Figure 3A: Axial CT scan of the pelvis of a 60-year-old woman with a metastatic paraganglioma of the pelvis. Figure 3B: Pre-embolization angiography. Figure 3C: Selective embolization of the pathologic feeding vessels originating from the right internal iliac artery. Figure 3D: Skin necrosis and superficial necrosis 7 days post-embolization.
Figure 3: Axial CT scan of the pelvis of a 60-year-old woman with a metastatic paraganglioma of the pelvis (A). Pre-embolization angiography (B) and selective embolization (C) of the pathologic feeding vessels originating from the right internal iliac artery. Skin necrosis and superficial necrosis 7 days post-embolization (D).

The risk of complications is higher in certain anatomic regions, and thought should be given to the location and vascular supply of at-risk vital structures on the pre-embolization angiography. Care should be taken in the femoral region to avoid embolizing supply to the sciatic nerve, in the humeral area to avoid circumflex femoral nerve, in the thigh to avoid the lateral femoral cutaneous nerve, and in the spine to avoid the artery of Adamkiewicz that originates between the T5 and L2 vertebra (Figure 4).6,11,17,26,80 During pelvic embolizations through the iliac artery and its branches, the sciatic and femoral nerves may be damaged if neural vessels were occluded, and cause ischemic neuropathies. To prevent these complications, the posterior branch of the internal iliac artery and the inferior gluteal artery must be spared at embolization.81,82 When embolization is planned carefully and the vessel is occluded selectively via a securely positioned catheter, complications rarely occur.

Figure 4: Pre-embolization angiography of a 67-year-old man with a metastatic renal cell carcinoma of L3 vertebra shows the Adamkiewicz artery originating from the second left lumbar artery (arrows). The embolization was canceled.
Figure 4: Pre-embolization angiography of a 67-year-old man with a metastatic renal cell carcinoma of L3 vertebra shows the Adamkiewicz artery originating from the second left lumbar artery (arrows). The embolization was cancelled.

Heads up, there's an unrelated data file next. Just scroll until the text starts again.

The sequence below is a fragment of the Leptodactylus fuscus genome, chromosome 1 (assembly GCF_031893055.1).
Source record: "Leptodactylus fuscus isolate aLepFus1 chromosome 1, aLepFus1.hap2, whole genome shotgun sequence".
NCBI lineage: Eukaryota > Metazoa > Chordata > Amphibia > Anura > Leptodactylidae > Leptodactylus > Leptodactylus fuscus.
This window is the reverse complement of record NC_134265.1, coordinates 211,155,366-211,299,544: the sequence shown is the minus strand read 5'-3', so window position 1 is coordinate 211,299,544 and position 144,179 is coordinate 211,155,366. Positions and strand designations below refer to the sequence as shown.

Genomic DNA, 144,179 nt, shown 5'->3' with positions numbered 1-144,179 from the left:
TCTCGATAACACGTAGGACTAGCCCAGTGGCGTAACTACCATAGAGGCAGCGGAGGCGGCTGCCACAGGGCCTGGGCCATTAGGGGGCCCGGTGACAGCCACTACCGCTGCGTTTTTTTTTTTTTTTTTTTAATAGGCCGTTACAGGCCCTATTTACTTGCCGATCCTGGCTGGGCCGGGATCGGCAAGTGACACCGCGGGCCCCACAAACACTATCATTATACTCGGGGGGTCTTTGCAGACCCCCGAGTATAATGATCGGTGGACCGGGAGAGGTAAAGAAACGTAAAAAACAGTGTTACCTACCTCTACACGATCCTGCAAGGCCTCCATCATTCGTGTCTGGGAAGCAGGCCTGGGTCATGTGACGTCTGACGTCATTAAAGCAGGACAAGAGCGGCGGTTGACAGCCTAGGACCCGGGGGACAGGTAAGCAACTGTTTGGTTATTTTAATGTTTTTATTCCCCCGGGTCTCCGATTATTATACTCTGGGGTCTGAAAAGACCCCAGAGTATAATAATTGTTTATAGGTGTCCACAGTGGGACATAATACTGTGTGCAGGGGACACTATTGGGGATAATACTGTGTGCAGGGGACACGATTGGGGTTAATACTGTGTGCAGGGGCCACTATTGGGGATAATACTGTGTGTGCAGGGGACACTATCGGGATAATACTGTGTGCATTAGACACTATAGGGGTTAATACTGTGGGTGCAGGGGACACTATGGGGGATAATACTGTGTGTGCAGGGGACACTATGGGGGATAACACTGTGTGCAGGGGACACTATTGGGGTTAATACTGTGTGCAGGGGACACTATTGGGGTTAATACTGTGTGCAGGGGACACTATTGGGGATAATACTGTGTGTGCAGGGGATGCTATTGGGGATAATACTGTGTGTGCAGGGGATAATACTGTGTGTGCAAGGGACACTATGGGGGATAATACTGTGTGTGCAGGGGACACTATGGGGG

Conclusion

Preoperative and palliative transarterial selective embolization is a safe and effective minimally invasive, interventional treatment for pain relief and devascularization of primary and metastatic bone tumors by various primary cancers. It can be combined with other treatment modalities such as radiation therapy and chemotherapy. Aided by embolization, inoperable lesions can also be included in the surgical treatment criteria. To determine which cases are suitable for embolization, vascular mapping and the hemodynamic status of the tumor must be determined using selective angiography before the procedure. Arteries feeding the tumor and collaterals must be evaluated carefully. For a sufficient result, feeding arteries must be catheterized superselectively and the procedure must be undertaken with the most appropriate embolic agent, protecting the normal tissues as possible.

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Drs Mavrogenis and Ruggieri are from the Department of Orthopedics, Dr Rossi is from the Department of Interventional Angiographic Radiology, and Dr Rimondi is from the Department of Radiology, Istituto Ortopedico Rizzoli, Bologna, Italy; and Dr Papagelopoulos is from the First Department of Orthopedics, Athens University Medical School, Athens, Greece.

The material presented in any Vindico Medical Education continuing education activity does not necessarily reflect the views and opinions of ORTHOPEDICS or Vindico Medical Education. Neither ORTHOPEDICS nor Vindico Medical Education nor the authors endorse or recommend any techniques, commercial products, or manufacturers. The authors may discuss the use of materials and/or products that have not yet been approved by the US Food and Drug Administration. All readers and continuing education participants should verify all information before treating patients or using any product.

Correspondence should be addressed to: Pietro Ruggieri, MD, PhD, Department of Orthopedics, Orthopaedic Oncology Service, Istituto Ortopedico Rizzoli, University of Bologna, Via Di Barbiano 1/10, 40136, Bologna, Italy (pietro.ruggieri@ior.it).

doi: 10.3928/01477447-20110228-20

10.3928/01477447-20110228-20